Manchester United secured a record-breaking $1.3 billion sponsorship deal with Adidas on Monday, signalling the club's enduring global appeal despite its worst Premier League campaign and strengthening its financial muscle for player transfers.
The 10-year kit deal, worth at least 75 million pounds ($128 million) a year from July 2015 for an overall 750 million pounds ($1.3 billion), was negotiated after Nike decided that trebling the cost of its existing 13-year contract for having its name on United shirts was not good value for the company.
United finished seventh in the league last season at the start of the post-Alex Ferguson era. But the eagerness of Adidas to make United kits and sell replicas is an indicator of the expected durability of the Red Devils' brand â€” and a worldwide following which the club claims to be around 660 million supporters.
The German sportswear firm said it expects to generate 1.5 billion pounds ($2.5 billion) in sales during the decade-long deal with United. Adidas currently pays around $50 million a year to Chelsea and Real Madrid, and United could generate far more over the decade from football's biggest kit sponsorship, describing the headline figure of 750 million pounds as a "minimum guarantee."
In 2005 the Glazer family paid 790 million pounds â€” just 40 million pounds more than the Adidas windfall â€” for the entire club. Ten per cent of the Old Trafford-based team is now listed on the New York Stock Exchange and shares rose two per cent to $18.14 in morning trading on Monday.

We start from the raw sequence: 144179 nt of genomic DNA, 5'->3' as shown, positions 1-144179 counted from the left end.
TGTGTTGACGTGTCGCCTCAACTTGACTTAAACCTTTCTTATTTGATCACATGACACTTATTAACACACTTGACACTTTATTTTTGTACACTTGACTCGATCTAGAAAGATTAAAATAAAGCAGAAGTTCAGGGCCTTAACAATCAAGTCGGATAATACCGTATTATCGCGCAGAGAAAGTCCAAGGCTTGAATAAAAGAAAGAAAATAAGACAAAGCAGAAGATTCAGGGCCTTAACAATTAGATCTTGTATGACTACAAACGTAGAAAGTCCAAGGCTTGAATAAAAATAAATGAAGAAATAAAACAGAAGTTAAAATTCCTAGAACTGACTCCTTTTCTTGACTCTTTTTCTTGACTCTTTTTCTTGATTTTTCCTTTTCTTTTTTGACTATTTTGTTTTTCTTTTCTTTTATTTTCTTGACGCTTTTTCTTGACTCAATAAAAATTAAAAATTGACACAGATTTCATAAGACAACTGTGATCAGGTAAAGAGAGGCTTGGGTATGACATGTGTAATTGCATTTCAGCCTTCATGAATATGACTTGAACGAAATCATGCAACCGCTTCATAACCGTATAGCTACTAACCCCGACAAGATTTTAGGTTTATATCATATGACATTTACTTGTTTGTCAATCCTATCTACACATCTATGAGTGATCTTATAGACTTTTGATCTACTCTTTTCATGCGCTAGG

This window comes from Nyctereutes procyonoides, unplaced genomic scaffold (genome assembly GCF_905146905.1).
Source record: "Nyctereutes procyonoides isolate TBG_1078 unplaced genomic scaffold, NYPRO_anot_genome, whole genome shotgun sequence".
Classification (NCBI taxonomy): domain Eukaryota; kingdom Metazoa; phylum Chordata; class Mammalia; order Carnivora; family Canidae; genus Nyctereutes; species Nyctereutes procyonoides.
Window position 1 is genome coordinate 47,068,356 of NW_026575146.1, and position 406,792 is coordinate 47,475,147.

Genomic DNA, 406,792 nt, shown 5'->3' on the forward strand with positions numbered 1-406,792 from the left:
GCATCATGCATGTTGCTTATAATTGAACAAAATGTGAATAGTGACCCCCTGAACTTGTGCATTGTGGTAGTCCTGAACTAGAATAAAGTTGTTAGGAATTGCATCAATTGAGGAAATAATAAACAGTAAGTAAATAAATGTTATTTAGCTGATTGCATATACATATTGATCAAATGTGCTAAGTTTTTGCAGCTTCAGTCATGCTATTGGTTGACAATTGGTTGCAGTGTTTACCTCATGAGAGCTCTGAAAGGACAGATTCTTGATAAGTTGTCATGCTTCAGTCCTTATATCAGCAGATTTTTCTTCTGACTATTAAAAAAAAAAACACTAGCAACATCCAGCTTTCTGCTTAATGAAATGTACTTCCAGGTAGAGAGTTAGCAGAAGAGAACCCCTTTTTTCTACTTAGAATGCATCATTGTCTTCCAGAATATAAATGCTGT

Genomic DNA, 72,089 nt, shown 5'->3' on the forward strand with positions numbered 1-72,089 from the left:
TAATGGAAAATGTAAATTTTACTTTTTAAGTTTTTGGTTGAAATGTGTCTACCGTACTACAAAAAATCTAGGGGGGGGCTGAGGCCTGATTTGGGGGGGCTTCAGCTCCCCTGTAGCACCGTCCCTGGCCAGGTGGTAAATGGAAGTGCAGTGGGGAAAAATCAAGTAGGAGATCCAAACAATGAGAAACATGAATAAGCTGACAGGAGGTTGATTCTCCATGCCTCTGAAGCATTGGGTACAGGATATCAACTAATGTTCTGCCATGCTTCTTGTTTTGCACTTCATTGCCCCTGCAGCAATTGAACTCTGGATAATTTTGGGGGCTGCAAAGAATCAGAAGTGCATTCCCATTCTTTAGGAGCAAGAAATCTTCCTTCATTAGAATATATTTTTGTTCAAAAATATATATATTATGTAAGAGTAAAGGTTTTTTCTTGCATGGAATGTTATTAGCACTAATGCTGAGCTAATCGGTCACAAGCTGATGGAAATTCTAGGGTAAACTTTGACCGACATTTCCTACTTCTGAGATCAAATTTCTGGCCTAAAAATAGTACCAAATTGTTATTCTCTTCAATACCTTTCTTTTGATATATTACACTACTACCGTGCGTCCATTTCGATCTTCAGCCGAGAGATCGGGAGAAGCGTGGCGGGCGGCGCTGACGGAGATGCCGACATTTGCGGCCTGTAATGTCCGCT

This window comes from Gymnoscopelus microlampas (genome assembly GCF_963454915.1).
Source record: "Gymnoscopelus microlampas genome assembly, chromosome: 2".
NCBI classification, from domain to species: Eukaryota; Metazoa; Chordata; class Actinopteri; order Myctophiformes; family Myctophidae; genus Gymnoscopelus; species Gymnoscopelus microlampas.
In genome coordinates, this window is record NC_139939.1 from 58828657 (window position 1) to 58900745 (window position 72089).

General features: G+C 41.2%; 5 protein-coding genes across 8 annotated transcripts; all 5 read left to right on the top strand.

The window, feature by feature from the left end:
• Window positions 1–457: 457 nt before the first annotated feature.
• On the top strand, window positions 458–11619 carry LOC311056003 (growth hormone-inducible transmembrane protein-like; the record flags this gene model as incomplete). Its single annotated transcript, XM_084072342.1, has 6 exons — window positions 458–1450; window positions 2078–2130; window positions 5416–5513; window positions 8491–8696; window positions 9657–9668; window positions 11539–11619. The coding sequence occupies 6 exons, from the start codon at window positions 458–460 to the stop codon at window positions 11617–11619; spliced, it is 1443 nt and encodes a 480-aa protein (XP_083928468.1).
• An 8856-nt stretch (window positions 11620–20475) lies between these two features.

Adidas, which also makes the kit of newly-crowned World Cup winner Germany, saw shares rise by 2.85 per cent in Frankfurt to close at 73.57 euros ($100) on Monday.
"Our new partnership with Manchester United clearly underlines our leadership in football and will help us to further strengthen our position in key markets around the world," Adidas chief executive Herbert Hainer said in a statement. "At the same time, this collaboration marks a milestone for us when it comes to merchandising potential."
Nike has one more season as kit maker, recently unveiling jerseys featuring a gold Chevrolet logo for the start of the American automaker's $559 million, seven-year jersey sponsorship deal with the team.
Adidas last held the United contract between 1980 and 1992 just before the club ended its 26-year wait for an English title in 1993, ushering in a period of dominance under Ferguson.
But United is now in a period of rebuilding again after going from winning a 20th English title before Ferguson retired in 2013 to a sudden slump with David Moyes in charge.
Moyes was fired before the end of the season, and Louis van Gaal now has the task of returning United to the Champions League in 2015, fresh from leading the Netherlands at the World Cup. The Dutch secured a third-place finish by beating host Brazil 3-0 on Saturday.
Despite the grueling campaign in South America, Van Gaal is taking just two days off before formally taking charge at United this week and beginning the tour of the United States on Friday.
"I don't need a holiday," the 62-year-old former Bayern Munich, Barcelona and Ajax coach said on United's website. "It's great to have such an exciting challenge. To work daily with young people is something that I don't need time off to rest for."
Van Gaal's first match in charge of United will be on July 23 in a friendly against the Los Angeles Galaxy at the Rose Bowl. While the new manager has been in Brazil, United has signed midfielder Ander Herrera and defender Luke Shaw.
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